Grab your magnifying glass: Investigate federal spending with Crosscut

In a free workshop tomorrow, Aug. 17, learn how we dig out the stories buried in recovery funding data.

highway construction

The North Spokane Corridor construction site near Spokane Community College is seen, Monday, July 11, 2022, in Spokane, Wash. The final stretch of the corridor construction reopens old wounds in the city's East Central neighborhood. (Young Kwak for Crosscut)

Even investigative reporters, who usually love a teetering stack of public records or meticulous data, can end up with more information on a topic than they can handle alone. 

Crosscut's WA Recovery Watch team has spent more than seven months mining through thousands of pages of local spending resolutions, budget spreadsheets and audit reports to piece together how federal relief money is cascading through Washington communities.

Now, we have partnered with the government transparency advocates at the Washington Coalition for Open Government to share some of those records at a virtual workshop on Finding Federal Relief Records in WA this Wednesday afternoon. 

We're inviting regional journalists and community advocates to join us for insight into how local agencies track spending, compliance deadlines and potential story ideas buried in federal data. A WashCOG attorney will also share advice on pursuing records and answer technical questions. 

This free workshop will run from 2-3 p.m. Wednesday, Aug. 17. Register here

We’re doing this because we want to help readers and fellow reporters find the information that matters to them and their neighbors. We aspire to show how these dollars impact our state's communities, and when it's not quite working.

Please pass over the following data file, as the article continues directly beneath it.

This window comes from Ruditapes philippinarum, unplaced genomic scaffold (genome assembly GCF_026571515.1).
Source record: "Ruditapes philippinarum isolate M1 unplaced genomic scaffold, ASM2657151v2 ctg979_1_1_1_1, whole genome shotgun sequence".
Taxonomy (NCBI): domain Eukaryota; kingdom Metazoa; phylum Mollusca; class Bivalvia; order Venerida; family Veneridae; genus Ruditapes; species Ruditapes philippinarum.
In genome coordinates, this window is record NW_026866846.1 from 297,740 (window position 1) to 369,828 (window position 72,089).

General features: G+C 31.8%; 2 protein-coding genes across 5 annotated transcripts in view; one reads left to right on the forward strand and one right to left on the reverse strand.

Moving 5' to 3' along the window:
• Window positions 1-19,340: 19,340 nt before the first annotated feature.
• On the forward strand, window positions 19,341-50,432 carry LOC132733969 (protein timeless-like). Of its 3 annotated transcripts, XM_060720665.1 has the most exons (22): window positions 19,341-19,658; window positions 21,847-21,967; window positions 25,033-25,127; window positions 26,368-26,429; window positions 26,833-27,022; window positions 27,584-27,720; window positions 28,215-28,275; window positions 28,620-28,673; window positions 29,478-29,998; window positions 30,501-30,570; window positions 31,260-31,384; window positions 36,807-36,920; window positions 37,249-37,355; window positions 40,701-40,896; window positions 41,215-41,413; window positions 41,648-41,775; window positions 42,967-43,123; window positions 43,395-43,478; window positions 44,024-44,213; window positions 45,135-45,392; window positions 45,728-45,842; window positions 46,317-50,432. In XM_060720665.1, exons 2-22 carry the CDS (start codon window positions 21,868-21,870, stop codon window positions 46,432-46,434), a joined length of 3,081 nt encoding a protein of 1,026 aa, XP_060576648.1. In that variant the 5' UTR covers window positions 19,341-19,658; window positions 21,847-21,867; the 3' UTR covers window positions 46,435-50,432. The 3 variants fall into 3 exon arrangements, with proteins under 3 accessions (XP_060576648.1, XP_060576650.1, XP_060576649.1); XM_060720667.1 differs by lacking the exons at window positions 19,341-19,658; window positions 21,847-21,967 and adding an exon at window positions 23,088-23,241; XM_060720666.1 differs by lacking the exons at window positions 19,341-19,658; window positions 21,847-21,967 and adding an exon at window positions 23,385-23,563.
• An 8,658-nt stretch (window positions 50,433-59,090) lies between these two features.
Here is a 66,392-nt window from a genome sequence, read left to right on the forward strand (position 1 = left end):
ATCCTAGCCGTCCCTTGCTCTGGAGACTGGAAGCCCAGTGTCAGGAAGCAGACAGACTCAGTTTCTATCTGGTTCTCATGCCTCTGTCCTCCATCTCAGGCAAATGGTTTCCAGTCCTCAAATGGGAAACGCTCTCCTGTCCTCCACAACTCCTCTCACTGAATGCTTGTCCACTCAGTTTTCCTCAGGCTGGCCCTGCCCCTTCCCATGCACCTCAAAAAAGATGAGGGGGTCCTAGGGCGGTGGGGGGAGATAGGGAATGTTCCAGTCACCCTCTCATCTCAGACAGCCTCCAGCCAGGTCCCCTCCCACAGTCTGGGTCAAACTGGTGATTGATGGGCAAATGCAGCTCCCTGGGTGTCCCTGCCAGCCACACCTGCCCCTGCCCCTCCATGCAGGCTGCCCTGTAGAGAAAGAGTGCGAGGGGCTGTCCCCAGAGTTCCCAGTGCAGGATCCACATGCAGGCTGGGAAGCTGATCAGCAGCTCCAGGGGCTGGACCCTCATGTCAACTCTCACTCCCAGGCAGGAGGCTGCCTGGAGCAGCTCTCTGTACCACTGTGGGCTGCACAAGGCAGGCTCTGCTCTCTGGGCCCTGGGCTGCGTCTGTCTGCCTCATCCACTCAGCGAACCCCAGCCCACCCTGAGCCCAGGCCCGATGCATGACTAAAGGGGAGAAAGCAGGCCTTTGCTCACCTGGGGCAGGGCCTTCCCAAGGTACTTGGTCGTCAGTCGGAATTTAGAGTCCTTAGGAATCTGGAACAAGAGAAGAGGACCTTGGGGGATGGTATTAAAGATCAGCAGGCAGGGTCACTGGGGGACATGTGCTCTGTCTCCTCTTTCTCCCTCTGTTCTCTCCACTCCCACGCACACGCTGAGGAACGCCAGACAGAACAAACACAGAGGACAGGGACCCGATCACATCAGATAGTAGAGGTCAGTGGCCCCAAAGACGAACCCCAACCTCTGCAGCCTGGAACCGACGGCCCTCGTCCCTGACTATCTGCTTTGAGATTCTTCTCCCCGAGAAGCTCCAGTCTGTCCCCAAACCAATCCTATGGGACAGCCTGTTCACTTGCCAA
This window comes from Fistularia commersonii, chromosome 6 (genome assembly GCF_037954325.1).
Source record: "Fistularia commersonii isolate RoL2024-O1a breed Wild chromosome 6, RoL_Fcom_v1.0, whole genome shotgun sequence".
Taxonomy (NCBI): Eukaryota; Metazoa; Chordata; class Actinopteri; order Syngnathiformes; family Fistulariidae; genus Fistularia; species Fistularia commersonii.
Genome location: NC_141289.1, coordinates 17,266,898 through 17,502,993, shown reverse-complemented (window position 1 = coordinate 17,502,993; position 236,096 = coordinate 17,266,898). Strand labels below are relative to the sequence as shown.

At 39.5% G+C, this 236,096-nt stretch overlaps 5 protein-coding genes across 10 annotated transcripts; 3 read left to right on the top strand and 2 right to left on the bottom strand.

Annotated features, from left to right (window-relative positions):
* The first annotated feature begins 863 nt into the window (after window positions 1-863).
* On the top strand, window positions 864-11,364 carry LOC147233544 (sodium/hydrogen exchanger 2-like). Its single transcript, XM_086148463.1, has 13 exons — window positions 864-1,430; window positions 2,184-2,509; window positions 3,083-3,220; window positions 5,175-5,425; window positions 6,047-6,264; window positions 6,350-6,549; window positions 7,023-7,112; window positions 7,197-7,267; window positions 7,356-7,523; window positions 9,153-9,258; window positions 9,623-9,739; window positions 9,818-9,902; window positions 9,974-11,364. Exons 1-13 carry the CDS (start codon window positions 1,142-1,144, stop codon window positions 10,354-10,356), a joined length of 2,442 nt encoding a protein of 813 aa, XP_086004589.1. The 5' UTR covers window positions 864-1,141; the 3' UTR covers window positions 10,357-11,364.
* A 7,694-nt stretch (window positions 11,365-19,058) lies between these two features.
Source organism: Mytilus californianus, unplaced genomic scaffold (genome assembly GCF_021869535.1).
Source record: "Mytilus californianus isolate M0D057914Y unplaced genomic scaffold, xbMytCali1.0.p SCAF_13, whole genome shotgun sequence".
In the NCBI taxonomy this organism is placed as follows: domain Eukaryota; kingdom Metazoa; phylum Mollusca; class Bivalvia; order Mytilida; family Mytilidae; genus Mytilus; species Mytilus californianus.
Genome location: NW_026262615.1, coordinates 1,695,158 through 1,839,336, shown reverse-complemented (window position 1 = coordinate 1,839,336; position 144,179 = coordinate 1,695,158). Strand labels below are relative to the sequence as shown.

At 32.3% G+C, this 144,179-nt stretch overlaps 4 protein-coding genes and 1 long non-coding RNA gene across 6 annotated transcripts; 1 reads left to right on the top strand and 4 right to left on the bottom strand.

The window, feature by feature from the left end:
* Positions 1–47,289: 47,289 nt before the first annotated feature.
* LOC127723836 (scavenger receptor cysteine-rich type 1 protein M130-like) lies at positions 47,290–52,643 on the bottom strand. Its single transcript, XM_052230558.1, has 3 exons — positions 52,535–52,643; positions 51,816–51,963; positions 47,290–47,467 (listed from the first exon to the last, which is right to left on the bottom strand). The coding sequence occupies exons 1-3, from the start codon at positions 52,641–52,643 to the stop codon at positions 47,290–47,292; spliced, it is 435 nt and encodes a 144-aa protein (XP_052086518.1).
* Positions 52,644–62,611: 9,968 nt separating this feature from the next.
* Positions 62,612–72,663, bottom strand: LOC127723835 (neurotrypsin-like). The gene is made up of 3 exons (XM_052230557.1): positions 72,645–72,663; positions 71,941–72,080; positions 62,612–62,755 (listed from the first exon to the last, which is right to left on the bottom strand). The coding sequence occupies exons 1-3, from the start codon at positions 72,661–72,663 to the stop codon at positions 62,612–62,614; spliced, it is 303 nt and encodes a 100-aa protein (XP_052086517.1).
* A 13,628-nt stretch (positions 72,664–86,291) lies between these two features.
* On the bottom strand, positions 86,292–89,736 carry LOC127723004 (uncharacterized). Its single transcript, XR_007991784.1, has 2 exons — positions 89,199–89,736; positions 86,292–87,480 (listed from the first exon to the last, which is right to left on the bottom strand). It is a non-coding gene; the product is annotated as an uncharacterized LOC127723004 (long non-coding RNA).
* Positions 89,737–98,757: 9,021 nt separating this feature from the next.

Amid a surge in federal infrastructure funding, reporter Brandon Block wrote this past week about how highway projects continue to upend neighborhoods of color and how residents of Spokane's East Central neighborhood hope for more say in how future projects affect their lives.

Neighborhood advocates praised a related pilot program offering surplus public land back to the community for development into affordable housing or parks, but also called for a broader reassessment of systemic priorities and historical harms.  

“Success,” one advocate said, “is different outcomes.”

We also unpacked how millions of dollars for expanding the electric vehicle charging grid to rural Washington still faces a number of practical and cultural challenges. A newly released state plan would aim to install chargers every 50 miles along key highways and upgrade utility systems. 

Read the rest of our ongoing Recovery Watch reporting here

If you're ready to start digging into your own local relief spending, you can explore our Follow the Funds reader guide — or join us Wednesday to hear more about our work. Reach out to me at with questions or story ideas on federal recovery funding. 

We will take all the help we can get. 

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